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I Forge Iron

what to do with 4140


joshua.M

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Yesterday I went to our local steel yard and got a whole bunch of cutoffs that were worth about $100 for $20 (coffe and doughnuts go a long way). While sorting through the racks I saw a bin that said "free" on the side so I had a look, grabbed 3, 5"x 1" peices of round bar marked 4140 spark test agrees with that label so I took them, what should I make with them? I am thinking a breazeal type slitter... oh and i also grabbed what i thaught was a peice of 3/4" rnd about 2 1/2 ft long when i looked at it when i got home it was marked "bronze" YAAAAY????
thanks josh

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i will HAPPILY accept them,m8.... i'll even pay for shipping ;) ;) ;) jks...
you can make a LOT of tools out of 4140... but... it IS an oil hardening steel..... its great for about 99% of the tools that Brian Brazeal makes and uses... ( though, the preference it 1045 )

alec

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4140 in 1" rounds? Not worth your time...send them to me and I won't tell anyone you took them in the first place.

turn them into a flatter for me and you got a deal... and i misguessed, they are not quite 1" i think they are a bit smaller maybe 3/4 or 7/8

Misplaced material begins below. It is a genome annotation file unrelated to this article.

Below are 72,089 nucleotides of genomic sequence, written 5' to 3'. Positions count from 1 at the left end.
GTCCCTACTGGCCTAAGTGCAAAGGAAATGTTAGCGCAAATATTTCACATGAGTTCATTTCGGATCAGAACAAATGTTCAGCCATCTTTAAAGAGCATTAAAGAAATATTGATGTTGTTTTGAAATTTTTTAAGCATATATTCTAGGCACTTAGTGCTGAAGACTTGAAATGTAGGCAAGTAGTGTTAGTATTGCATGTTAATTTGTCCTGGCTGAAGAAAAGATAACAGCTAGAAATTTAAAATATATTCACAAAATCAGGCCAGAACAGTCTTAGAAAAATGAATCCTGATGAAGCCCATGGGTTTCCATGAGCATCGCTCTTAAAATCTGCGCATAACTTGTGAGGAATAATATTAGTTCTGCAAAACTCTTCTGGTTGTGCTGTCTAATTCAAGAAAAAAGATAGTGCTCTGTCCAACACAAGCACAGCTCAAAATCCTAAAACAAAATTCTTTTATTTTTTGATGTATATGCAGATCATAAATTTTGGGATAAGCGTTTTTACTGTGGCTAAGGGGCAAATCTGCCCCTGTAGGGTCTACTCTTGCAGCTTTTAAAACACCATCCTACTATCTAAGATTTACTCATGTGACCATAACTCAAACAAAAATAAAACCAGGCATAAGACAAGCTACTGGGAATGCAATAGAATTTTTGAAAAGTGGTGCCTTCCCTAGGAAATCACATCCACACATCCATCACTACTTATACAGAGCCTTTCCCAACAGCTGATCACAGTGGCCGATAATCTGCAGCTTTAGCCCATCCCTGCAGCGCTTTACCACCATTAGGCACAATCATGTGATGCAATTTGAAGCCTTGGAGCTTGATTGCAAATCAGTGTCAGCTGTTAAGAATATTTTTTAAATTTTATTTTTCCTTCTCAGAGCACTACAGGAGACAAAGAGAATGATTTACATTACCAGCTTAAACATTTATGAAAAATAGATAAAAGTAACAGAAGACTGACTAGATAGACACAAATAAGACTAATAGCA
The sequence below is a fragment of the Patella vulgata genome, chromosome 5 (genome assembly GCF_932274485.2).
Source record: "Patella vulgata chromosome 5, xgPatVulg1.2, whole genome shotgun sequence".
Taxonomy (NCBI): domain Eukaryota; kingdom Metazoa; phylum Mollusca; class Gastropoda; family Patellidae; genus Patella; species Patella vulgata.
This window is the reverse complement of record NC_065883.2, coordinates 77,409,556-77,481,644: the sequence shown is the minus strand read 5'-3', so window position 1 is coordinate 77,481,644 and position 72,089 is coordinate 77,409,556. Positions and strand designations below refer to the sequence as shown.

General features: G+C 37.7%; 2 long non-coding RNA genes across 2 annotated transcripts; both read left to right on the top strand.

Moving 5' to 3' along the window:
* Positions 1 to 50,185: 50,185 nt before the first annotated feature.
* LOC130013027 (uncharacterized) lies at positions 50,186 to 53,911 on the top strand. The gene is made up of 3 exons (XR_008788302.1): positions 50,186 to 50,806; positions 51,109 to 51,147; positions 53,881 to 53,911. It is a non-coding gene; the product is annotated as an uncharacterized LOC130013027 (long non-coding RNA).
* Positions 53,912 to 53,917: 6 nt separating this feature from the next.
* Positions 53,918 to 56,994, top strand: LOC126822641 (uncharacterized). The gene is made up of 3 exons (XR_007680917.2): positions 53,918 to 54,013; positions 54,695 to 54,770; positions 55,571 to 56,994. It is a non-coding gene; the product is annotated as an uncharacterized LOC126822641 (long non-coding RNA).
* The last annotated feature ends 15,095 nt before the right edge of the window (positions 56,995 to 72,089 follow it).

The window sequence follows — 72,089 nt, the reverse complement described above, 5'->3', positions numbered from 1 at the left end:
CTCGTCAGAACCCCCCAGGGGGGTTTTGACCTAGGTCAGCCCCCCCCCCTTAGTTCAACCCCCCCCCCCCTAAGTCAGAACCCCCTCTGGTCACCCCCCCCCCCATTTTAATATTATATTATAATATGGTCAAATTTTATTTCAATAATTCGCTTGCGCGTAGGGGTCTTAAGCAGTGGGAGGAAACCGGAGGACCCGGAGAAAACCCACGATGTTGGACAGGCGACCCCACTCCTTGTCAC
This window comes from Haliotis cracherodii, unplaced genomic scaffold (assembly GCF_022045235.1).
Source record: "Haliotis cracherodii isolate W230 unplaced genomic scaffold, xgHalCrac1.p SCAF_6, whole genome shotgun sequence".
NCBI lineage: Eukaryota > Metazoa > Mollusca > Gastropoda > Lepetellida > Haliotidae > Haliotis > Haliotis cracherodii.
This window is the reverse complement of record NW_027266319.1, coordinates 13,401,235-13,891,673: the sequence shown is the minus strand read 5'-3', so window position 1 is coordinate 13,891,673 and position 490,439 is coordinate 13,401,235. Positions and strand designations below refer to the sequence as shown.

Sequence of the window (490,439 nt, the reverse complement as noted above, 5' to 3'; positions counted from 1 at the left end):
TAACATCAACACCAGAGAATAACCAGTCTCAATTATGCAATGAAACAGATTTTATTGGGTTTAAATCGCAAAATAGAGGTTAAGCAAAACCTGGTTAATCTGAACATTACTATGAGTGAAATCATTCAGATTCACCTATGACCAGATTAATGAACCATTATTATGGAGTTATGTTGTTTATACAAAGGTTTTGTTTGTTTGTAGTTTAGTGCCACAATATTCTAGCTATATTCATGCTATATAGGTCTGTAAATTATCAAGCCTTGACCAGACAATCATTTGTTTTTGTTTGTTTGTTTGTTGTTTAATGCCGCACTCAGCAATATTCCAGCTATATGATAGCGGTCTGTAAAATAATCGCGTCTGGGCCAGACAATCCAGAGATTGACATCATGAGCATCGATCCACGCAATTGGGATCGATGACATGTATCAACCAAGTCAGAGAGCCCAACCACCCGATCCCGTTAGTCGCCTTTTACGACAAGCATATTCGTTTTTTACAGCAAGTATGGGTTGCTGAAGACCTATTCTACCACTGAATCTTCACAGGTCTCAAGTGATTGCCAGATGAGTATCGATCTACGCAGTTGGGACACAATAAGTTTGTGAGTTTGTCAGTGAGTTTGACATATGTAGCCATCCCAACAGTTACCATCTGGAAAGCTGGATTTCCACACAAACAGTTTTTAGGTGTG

Josh
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Sky is the limit on hand tools. I am not sure what I would do...too many possibilities. Probably a couple of small fullers, some punches, possibly "small" handled tools like a light hammer, or handled punch and chisel. Keep some for later. 1 inch probably could become a top fuller and a bottom fuller, but less than 1 inch would be lacking meat for the hardy hole unless you are good at upsetting.


Phil

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Sky is the limit on hand tools. I am not sure what I would do...too many possibilities. Probably a couple of small fullers, some punches, possibly "small" handled tools like a light hammer, or handled punch and chisel. Keep some for later. 1 inch probably could become a top fuller and a bottom fuller, but less than 1 inch would be lacking meat for the hardy hole unless you are good at upsetting. Phil

that is basicly what i am thinking, but more likley i will make 2 drifts and a slitter and go back and get more if i can find it
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4140 is not so good for thin tools that will be used to cut steel it has poor hot working properties. I would say Brian is an outlier on this issue though he makes it work very well for him. Most smiths use h13 or S7 for these kinds of tools.

so your saying that i should stay awat from the slitter idea? and that Mr.Brazeal has a magical way of making it work?
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It depends on what you ask of your tools. For hand work 4140 is better than what was available for centuries of hand work, but under a machine...the situation is more extreme. 4140 works adequately well if kept from getting too hot. The material will start deforming easily at about 700F or the gray temper colors, so full heat treatment is a marginal improvement, and only when cold, which is why Brian Brazeal chooses to use it as forged.